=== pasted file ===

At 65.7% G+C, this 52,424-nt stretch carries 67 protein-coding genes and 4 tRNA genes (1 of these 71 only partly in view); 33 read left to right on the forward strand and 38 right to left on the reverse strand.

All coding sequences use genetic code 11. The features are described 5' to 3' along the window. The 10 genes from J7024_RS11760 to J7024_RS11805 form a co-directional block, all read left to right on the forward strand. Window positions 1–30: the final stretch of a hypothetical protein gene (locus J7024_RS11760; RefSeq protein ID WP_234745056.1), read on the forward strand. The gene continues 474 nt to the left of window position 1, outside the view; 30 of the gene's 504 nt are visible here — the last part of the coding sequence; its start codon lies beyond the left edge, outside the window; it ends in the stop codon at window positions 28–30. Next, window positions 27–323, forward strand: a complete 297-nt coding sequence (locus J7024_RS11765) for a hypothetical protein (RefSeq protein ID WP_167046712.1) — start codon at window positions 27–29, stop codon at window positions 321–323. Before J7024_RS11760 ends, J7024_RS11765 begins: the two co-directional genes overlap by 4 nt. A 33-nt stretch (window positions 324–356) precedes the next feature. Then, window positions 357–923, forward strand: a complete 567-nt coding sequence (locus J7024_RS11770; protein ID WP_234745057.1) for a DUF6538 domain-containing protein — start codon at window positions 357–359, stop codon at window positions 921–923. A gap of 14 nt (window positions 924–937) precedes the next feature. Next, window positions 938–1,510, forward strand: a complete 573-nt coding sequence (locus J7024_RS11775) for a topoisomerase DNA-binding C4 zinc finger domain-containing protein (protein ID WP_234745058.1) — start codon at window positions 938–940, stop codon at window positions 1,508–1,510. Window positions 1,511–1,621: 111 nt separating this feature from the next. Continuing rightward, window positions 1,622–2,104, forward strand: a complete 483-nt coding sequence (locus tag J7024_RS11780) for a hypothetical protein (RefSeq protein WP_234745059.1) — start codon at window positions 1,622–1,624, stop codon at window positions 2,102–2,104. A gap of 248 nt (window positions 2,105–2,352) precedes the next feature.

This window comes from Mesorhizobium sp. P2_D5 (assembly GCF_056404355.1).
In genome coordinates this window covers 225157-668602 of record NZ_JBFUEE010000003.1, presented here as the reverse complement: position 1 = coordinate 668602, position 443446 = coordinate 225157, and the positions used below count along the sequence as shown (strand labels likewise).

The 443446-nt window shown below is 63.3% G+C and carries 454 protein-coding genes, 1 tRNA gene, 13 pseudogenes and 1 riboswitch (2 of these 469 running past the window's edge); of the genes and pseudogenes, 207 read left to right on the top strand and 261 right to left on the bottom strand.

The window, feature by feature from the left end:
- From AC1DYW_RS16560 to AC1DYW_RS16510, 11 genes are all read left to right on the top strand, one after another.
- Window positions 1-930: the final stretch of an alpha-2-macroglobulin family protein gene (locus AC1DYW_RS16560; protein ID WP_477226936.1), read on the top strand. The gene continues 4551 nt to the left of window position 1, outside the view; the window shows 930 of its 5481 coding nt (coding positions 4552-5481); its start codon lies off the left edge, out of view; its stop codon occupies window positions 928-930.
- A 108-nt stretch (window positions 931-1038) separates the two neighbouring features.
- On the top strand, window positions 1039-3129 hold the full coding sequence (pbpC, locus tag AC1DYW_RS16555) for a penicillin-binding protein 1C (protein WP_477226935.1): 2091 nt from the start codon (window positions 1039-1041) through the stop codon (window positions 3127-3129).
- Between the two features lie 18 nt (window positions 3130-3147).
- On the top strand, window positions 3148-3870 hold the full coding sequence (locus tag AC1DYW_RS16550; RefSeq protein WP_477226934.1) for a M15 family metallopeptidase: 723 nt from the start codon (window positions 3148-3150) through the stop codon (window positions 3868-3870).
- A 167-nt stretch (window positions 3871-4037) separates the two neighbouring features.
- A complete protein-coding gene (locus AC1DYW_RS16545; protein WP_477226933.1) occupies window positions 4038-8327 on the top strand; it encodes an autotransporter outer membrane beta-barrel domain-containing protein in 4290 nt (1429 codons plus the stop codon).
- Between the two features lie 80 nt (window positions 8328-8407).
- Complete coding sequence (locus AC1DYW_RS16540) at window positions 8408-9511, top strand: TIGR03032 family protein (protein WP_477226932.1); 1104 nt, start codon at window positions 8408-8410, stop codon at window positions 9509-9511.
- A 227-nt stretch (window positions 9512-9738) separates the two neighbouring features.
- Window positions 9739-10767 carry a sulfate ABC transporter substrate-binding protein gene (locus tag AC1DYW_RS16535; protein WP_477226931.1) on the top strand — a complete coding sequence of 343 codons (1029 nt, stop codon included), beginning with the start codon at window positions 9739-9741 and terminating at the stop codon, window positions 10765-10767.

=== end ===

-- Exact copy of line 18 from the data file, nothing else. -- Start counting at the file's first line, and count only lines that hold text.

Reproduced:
- Window positions 9739-10767 carry a sulfate ABC transporter substrate-binding protein gene (locus tag AC1DYW_RS16535; protein WP_477226931.1) on the top strand — a complete coding sequence of 343 codons (1029 nt, stop codon included), beginning with the start codon at window positions 9739-9741 and terminating at the stop codon, window positions 10765-10767.